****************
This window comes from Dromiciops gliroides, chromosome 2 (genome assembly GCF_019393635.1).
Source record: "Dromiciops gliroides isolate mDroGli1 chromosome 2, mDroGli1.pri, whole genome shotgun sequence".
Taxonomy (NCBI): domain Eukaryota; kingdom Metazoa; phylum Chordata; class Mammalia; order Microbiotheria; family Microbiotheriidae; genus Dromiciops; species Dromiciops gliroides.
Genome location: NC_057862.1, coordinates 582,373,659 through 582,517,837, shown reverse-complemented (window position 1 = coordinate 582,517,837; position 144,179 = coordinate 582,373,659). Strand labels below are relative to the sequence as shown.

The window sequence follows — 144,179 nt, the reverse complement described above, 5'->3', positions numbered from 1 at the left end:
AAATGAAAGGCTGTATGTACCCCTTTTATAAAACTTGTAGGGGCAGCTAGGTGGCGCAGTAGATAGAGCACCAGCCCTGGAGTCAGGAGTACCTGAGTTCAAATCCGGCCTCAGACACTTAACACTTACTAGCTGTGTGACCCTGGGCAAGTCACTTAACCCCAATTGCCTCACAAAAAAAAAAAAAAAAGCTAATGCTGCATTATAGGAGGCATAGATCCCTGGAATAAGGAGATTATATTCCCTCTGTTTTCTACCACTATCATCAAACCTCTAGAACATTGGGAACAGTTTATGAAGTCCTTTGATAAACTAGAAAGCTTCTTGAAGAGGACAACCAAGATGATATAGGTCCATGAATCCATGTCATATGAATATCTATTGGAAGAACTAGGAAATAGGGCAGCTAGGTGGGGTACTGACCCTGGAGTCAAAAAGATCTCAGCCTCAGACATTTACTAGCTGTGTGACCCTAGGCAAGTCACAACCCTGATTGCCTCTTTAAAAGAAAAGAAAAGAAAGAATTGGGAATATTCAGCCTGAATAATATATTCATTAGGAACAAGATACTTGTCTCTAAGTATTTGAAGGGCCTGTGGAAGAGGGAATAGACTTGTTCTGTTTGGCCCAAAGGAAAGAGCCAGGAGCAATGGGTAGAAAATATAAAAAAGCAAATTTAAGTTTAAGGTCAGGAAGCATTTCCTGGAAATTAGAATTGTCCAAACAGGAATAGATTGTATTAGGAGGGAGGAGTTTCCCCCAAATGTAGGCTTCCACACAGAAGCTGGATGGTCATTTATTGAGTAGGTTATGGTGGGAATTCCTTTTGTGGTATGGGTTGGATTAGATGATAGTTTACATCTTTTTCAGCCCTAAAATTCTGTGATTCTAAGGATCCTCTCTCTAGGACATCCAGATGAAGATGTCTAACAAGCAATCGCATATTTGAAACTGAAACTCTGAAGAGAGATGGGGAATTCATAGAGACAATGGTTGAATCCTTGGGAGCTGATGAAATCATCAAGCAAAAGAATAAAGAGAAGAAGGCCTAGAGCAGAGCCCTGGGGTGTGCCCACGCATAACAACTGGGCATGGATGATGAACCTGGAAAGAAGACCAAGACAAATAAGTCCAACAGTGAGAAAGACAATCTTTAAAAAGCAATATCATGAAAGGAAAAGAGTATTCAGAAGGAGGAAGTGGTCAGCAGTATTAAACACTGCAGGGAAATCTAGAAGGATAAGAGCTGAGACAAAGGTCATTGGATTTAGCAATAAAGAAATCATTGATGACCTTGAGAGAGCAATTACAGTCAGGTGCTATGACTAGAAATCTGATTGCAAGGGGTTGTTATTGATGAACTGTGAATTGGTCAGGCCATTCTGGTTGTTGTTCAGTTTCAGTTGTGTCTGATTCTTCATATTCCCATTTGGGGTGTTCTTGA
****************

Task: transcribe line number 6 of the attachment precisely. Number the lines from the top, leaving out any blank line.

AAATGAAAGGCTGTATGTACCCCTTTTATAAAACTTGTAGGGGCAGCTAGGTGGCGCAGTAGATAGAGCACCAGCCCTGGAGTCAGGAGTACCTGAGTTCAAATCCGGCCTCAGACACTTAACACTTACTAGCTGTGTGACCCTGGGCAAGTCACTTAACCCCAATTGCCTCACAAAAAAAAAAAAAAAAGCTAATGCTGCATTATAGGAGGCATAGATCCCTGGAATAAGGAGATTATATTCCCTCTGTTTTCTACCACTATCATCAAACCTCTAGAACATTGGGAACAGTTTATGAAGTCCTTTGATAAACTAGAAAGCTTCTTGAAGAGGACAACCAAGATGATATAGGTCCATGAATCCATGTCATATGAATATCTATTGGAAGAACTAGGAAATAGGGCAGCTAGGTGGGGTACTGACCCTGGAGTCAAAAAGATCTCAGCCTCAGACATTTACTAGCTGTGTGACCCTAGGCAAGTCACAACCCTGATTGCCTCTTTAAAAGAAAAGAAAAGAAAGAATTGGGAATATTCAGCCTGAATAATATATTCATTAGGAACAAGATACTTGTCTCTAAGTATTTGAAGGGCCTGTGGAAGAGGGAATAGACTTGTTCTGTTTGGCCCAAAGGAAAGAGCCAGGAGCAATGGGTAGAAAATATAAAAAAGCAAATTTAAGTTTAAGGTCAGGAAGCATTTCCTGGAAATTAGAATTGTCCAAACAGGAATAGATTGTATTAGGAGGGAGGAGTTTCCCCCAAATGTAGGCTTCCACACAGAAGCTGGATGGTCATTTATTGAGTAGGTTATGGTGGGAATTCCTTTTGTGGTATGGGTTGGATTAGATGATAGTTTACATCTTTTTCAGCCCTAAAATTCTGTGATTCTAAGGATCCTCTCTCTAGGACATCCAGATGAAGATGTCTAACAAGCAATCGCATATTTGAAACTGAAACTCTGAAGAGAGATGGGGAATTCATAGAGACAATGGTTGAATCCTTGGGAGCTGATGAAATCATCAAGCAAAAGAATAAAGAGAAGAAGGCCTAGAGCAGAGCCCTGGGGTGTGCCCACGCATAACAACTGGGCATGGATGATGAACCTGGAAAGAAGACCAAGACAAATAAGTCCAACAGTGAGAAAGACAATCTTTAAAAAGCAATATCATGAAAGGAAAAGAGTATTCAGAAGGAGGAAGTGGTCAGCAGTATTAAACACTGCAGGGAAATCTAGAAGGATAAGAGCTGAGACAAAGGTCATTGGATTTAGCAATAAAGAAATCATTGATGACCTTGAGAGAGCAATTACAGTCAGGTGCTATGACTAGAAATCTGATTGCAAGGGGTTGTTATTGATGAACTGTGAATTGGTCAGGCCATTCTGGTTGTTGTTCAGTTTCAGTTGTGTCTGATTCTTCATATTCCCATTTGGGGTGTTCTTGA